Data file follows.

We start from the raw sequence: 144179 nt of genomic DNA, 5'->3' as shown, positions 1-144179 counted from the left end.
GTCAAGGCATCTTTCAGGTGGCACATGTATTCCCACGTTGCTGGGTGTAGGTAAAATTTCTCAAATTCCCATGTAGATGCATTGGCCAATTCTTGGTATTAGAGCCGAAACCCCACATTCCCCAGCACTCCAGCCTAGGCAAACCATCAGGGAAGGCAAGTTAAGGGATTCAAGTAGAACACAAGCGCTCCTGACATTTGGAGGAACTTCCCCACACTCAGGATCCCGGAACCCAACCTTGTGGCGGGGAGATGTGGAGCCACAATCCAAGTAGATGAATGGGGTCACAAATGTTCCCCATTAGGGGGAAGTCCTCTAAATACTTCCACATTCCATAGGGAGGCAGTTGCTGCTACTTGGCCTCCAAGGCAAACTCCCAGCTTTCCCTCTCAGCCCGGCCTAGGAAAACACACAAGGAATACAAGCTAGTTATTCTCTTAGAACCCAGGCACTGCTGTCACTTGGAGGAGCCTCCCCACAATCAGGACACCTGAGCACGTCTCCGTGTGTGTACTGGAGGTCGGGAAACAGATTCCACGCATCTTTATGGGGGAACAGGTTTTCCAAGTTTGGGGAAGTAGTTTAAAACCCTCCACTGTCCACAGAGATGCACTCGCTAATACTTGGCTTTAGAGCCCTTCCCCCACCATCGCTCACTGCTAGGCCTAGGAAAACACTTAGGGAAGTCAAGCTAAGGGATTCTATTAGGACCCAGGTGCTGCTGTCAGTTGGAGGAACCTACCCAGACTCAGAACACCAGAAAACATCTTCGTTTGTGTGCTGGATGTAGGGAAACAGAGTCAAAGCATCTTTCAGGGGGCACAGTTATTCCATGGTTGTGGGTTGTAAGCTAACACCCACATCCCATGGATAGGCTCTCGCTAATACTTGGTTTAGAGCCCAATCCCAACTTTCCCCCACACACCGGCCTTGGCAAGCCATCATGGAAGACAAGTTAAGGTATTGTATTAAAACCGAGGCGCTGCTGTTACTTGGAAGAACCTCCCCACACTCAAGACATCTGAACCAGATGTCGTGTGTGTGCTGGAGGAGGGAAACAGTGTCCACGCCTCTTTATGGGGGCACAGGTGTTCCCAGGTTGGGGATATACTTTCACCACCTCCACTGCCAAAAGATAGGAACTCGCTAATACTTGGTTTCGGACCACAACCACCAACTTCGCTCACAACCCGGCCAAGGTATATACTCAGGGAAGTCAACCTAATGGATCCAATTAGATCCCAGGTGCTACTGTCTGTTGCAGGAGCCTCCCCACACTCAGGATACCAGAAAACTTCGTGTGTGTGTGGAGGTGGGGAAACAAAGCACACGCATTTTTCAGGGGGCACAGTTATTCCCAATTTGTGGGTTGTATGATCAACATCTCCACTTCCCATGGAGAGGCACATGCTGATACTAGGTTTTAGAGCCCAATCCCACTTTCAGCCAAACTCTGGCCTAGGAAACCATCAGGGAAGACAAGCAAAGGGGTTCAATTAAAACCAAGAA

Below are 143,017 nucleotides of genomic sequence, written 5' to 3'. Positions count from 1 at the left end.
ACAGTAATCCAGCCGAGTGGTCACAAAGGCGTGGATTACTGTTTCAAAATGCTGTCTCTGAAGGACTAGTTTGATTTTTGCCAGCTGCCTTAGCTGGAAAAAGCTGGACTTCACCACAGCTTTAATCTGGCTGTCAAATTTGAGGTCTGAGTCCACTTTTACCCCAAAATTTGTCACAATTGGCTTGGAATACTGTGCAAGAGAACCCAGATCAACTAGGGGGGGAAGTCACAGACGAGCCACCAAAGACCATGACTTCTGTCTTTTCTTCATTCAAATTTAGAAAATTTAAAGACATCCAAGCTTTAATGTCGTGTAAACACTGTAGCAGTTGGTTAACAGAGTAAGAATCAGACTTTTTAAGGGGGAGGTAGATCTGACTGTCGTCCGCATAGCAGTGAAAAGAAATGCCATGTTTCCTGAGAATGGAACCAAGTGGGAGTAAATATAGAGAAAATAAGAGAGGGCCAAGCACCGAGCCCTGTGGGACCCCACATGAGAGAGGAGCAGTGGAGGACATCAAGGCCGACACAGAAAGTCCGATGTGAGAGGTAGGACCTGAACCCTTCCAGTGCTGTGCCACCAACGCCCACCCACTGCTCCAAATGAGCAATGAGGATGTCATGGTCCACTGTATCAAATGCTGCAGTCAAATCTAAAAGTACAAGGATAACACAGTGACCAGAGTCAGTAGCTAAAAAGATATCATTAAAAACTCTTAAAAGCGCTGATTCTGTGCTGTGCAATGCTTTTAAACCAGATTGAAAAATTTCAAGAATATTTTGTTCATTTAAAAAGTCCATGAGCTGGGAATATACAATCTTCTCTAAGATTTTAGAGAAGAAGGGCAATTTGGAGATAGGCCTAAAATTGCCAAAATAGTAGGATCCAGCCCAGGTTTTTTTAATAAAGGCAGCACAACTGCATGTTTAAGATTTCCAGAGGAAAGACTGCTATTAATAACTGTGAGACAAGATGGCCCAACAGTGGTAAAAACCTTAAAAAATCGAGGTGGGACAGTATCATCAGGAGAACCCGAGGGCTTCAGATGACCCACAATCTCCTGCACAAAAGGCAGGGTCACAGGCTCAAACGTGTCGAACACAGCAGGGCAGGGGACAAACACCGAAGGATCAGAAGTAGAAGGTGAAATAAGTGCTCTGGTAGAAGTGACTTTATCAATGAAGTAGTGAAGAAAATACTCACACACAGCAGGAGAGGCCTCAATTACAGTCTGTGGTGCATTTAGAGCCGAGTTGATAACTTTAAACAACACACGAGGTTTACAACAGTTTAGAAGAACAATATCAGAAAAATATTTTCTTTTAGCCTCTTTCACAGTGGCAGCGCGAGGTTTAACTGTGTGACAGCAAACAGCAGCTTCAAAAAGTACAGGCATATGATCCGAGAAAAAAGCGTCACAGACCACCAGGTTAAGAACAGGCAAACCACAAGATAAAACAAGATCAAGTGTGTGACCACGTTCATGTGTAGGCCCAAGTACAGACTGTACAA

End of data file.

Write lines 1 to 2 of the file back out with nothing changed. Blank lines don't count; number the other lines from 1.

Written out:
We start from the raw sequence: 144179 nt of genomic DNA, 5'->3' as shown, positions 1-144179 counted from the left end.
GTCAAGGCATCTTTCAGGTGGCACATGTATTCCCACGTTGCTGGGTGTAGGTAAAATTTCTCAAATTCCCATGTAGATGCATTGGCCAATTCTTGGTATTAGAGCCGAAACCCCACATTCCCCAGCACTCCAGCCTAGGCAAACCATCAGGGAAGGCAAGTTAAGGGATTCAAGTAGAACACAAGCGCTCCTGACATTTGGAGGAACTTCCCCACACTCAGGATCCCGGAACCCAACCTTGTGGCGGGGAGATGTGGAGCCACAATCCAAGTAGATGAATGGGGTCACAAATGTTCCCCATTAGGGGGAAGTCCTCTAAATACTTCCACATTCCATAGGGAGGCAGTTGCTGCTACTTGGCCTCCAAGGCAAACTCCCAGCTTTCCCTCTCAGCCCGGCCTAGGAAAACACACAAGGAATACAAGCTAGTTATTCTCTTAGAACCCAGGCACTGCTGTCACTTGGAGGAGCCTCCCCACAATCAGGACACCTGAGCACGTCTCCGTGTGTGTACTGGAGGTCGGGAAACAGATTCCACGCATCTTTATGGGGGAACAGGTTTTCCAAGTTTGGGGAAGTAGTTTAAAACCCTCCACTGTCCACAGAGATGCACTCGCTAATACTTGGCTTTAGAGCCCTTCCCCCACCATCGCTCACTGCTAGGCCTAGGAAAACACTTAGGGAAGTCAAGCTAAGGGATTCTATTAGGACCCAGGTGCTGCTGTCAGTTGGAGGAACCTACCCAGACTCAGAACACCAGAAAACATCTTCGTTTGTGTGCTGGATGTAGGGAAACAGAGTCAAAGCATCTTTCAGGGGGCACAGTTATTCCATGGTTGTGGGTTGTAAGCTAACACCCACATCCCATGGATAGGCTCTCGCTAATACTTGGTTTAGAGCCCAATCCCAACTTTCCCCCACACACCGGCCTTGGCAAGCCATCATGGAAGACAAGTTAAGGTATTGTATTAAAACCGAGGCGCTGCTGTTACTTGGAAGAACCTCCCCACACTCAAGACATCTGAACCAGATGTCGTGTGTGTGCTGGAGGAGGGAAACAGTGTCCACGCCTCTTTATGGGGGCACAGGTGTTCCCAGGTTGGGGATATACTTTCACCACCTCCACTGCCAAAAGATAGGAACTCGCTAATACTTGGTTTCGGACCACAACCACCAACTTCGCTCACAACCCGGCCAAGGTATATACTCAGGGAAGTCAACCTAATGGATCCAATTAGATCCCAGGTGCTACTGTCTGTTGCAGGAGCCTCCCCACACTCAGGATACCAGAAAACTTCGTGTGTGTGTGGAGGTGGGGAAACAAAGCACACGCATTTTTCAGGGGGCACAGTTATTCCCAATTTGTGGGTTGTATGATCAACATCTCCACTTCCCATGGAGAGGCACATGCTGATACTAGGTTTTAGAGCCCAATCCCACTTTCAGCCAAACTCTGGCCTAGGAAACCATCAGGGAAGACAAGCAAAGGGGTTCAATTAAAACCAAGAA